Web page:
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'Next Stop Wonderland'

By Michael O'Sullivan
Washington Post Staff Writer
Friday, August 28, 1998

  Movie Critic


Next Stop Wonderland
Hope Davis is the star of "Next Stop Wonderland." (Miramax)

Director:
Brad Anderson
Cast:
Hope Davis;
Alan Gelfant;
Victor Argo;
H. Jon Benjamin;
Cara Buono
Running Time:
1 hour, 37 minutes
R
Sexual themes
What lingers beyond the closing credits of "Next Stop Wonderland," a fine little confection about love and destiny by second-time director Brad Anderson ("The Darien Gap"), is the romantic counterpoint it weaves of melancholy and hope.

The haunting soundtrack – featuring "Desafinado," "Corcovado," "Triste" and other morsels of sophisticated samba and bossa nova-flavored jazz by Antonio Carlos Jobim and others – is a large part of what sets the film's bittersweet tone: what the Brazilians call saudade, or "sadness that is longing for happiness."

With its soft-headed subject matter about the search for that special someone, "Wonderland" is a spiritual cousin of last spring's date flick, "Sliding Doors," only minus that earlier film's plot gimmick about parallel universes. Here, the very real protagonist Erin Castleton (Hope Davis) is a sad-eyed phlebotomist who has just been dumped by her activist boyfriend (Phil Hoffman).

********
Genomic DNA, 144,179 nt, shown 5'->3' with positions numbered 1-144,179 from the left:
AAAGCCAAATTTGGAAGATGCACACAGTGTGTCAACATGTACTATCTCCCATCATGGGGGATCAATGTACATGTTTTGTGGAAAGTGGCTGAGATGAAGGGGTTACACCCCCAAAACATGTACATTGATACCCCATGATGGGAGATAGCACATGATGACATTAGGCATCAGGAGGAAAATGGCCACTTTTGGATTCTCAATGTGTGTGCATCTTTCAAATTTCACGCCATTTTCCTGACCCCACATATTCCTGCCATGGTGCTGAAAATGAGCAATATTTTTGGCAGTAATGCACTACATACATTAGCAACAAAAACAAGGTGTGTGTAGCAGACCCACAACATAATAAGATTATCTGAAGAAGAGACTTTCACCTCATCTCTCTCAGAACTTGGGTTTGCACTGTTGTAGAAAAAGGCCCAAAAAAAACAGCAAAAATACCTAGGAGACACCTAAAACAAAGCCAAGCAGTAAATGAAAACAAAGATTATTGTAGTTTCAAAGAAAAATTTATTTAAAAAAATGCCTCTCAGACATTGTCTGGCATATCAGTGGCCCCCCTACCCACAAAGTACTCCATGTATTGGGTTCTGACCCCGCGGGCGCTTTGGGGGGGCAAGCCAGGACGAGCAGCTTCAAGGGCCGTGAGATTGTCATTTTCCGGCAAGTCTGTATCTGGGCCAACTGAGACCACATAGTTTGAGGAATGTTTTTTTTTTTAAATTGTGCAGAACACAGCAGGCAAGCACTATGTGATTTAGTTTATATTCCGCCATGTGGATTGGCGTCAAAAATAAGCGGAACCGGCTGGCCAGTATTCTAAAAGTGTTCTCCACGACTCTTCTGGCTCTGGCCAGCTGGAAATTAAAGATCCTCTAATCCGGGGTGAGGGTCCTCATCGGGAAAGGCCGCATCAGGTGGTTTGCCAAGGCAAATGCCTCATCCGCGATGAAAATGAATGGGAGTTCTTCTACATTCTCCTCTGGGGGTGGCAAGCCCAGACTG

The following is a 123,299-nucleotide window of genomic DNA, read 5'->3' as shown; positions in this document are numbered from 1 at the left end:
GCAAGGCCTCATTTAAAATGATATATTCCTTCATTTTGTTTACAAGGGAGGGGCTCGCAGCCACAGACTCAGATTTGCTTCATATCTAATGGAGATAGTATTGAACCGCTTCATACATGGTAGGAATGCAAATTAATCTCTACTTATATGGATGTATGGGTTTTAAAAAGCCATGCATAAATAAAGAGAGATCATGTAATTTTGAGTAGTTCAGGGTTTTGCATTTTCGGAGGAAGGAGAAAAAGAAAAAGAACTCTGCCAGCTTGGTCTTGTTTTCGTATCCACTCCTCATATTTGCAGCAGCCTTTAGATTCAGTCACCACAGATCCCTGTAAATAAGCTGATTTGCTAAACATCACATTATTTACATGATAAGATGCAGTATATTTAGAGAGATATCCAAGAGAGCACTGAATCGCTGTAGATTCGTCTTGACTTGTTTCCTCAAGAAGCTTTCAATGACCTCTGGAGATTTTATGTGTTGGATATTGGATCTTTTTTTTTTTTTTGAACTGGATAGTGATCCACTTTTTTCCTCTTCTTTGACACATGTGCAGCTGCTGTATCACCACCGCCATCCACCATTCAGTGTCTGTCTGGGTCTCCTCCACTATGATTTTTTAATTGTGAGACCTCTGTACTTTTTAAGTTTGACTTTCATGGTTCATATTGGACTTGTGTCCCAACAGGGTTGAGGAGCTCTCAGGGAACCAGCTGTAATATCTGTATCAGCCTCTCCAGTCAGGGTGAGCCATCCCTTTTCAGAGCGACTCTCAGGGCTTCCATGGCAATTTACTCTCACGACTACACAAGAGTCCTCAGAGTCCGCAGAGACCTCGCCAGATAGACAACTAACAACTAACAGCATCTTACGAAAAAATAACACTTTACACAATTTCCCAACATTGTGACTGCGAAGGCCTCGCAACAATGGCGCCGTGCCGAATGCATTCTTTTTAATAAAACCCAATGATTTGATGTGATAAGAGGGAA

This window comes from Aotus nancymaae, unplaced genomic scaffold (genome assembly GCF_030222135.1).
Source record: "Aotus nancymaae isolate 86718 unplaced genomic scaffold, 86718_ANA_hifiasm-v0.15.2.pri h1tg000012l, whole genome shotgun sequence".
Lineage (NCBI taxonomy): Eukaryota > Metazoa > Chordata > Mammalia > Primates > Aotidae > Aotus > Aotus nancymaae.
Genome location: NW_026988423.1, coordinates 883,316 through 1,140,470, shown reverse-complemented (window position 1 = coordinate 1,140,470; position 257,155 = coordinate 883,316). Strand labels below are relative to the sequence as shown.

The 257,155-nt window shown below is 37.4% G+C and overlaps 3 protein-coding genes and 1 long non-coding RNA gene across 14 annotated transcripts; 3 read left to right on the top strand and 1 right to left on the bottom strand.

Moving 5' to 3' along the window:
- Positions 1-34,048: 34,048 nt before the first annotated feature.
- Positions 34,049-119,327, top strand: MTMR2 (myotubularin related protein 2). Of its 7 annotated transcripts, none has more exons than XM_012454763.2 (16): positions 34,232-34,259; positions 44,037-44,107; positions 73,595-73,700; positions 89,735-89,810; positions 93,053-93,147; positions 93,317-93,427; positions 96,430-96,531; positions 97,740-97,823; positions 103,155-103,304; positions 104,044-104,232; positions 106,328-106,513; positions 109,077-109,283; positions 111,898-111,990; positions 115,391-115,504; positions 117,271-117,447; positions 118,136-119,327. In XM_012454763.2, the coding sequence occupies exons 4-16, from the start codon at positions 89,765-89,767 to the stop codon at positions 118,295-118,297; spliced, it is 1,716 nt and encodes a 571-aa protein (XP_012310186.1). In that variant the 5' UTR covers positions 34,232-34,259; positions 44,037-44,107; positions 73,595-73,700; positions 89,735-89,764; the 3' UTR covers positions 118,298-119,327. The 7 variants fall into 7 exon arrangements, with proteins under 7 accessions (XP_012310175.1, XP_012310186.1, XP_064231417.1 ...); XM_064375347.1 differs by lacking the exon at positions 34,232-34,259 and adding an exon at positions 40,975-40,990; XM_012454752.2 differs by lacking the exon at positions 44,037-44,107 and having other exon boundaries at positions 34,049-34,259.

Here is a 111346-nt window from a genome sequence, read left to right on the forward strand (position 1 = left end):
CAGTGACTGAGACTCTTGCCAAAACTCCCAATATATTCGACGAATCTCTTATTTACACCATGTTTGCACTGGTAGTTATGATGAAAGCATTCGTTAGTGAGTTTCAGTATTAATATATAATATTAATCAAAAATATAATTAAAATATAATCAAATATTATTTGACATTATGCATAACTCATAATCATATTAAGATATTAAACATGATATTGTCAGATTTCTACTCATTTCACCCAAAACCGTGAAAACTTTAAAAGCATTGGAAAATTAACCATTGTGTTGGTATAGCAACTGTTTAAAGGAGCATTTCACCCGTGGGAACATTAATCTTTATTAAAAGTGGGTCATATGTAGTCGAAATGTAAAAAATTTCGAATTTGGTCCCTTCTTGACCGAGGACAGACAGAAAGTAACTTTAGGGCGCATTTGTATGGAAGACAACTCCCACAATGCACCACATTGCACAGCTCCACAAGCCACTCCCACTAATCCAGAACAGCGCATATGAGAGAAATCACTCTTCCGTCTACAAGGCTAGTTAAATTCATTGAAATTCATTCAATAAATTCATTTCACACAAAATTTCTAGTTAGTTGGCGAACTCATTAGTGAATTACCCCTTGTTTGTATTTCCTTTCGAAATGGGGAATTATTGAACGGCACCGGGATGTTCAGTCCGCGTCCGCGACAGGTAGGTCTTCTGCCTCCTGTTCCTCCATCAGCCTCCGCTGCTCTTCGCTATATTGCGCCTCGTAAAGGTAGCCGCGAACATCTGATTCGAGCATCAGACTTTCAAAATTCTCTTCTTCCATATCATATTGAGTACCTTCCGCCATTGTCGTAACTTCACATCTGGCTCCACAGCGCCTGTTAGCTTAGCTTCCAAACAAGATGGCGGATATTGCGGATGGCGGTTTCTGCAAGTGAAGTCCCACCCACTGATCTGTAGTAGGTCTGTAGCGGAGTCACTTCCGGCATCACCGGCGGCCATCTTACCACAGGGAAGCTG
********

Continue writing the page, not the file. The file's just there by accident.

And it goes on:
When Erin's well-meaning mother places a glowing personal ad for her daughter, Erin embarks on a series of disastrous blind dates with a string of losers. (Each of them, in a running gag, misquotes the Ralph Waldo Emerson line about a foolish consistency being "the hobgoblin of little minds," only they attribute the quote to Karl Marx, W.C. Fields and Cicero.)

Meanwhile, across town we are introduced to Alan Monteiro (Alan Gelfant), a plumber and aspiring marine biologist who is also single and – wouldn't you know it? – looking for love.

Shot with a shaky hand-held camera, "Wonderland" is a sentimental fairy tale with a gritty documentary feel. That very unglamorousness, however, plays off nicely against the movie's sweetly goofy optimism, including a charming subplot about the abduction of the New England Aquarium's mascot, Puff the Pufferfish. In fact, the story's urban setting of Boston becomes almost another character entirely, with Anderson's expectation-defying vision transforming the dull bricks and mortar of Beantown into a magical kingdom of romantic possibility.

   
© Copyright 1998 The Washington Post Company

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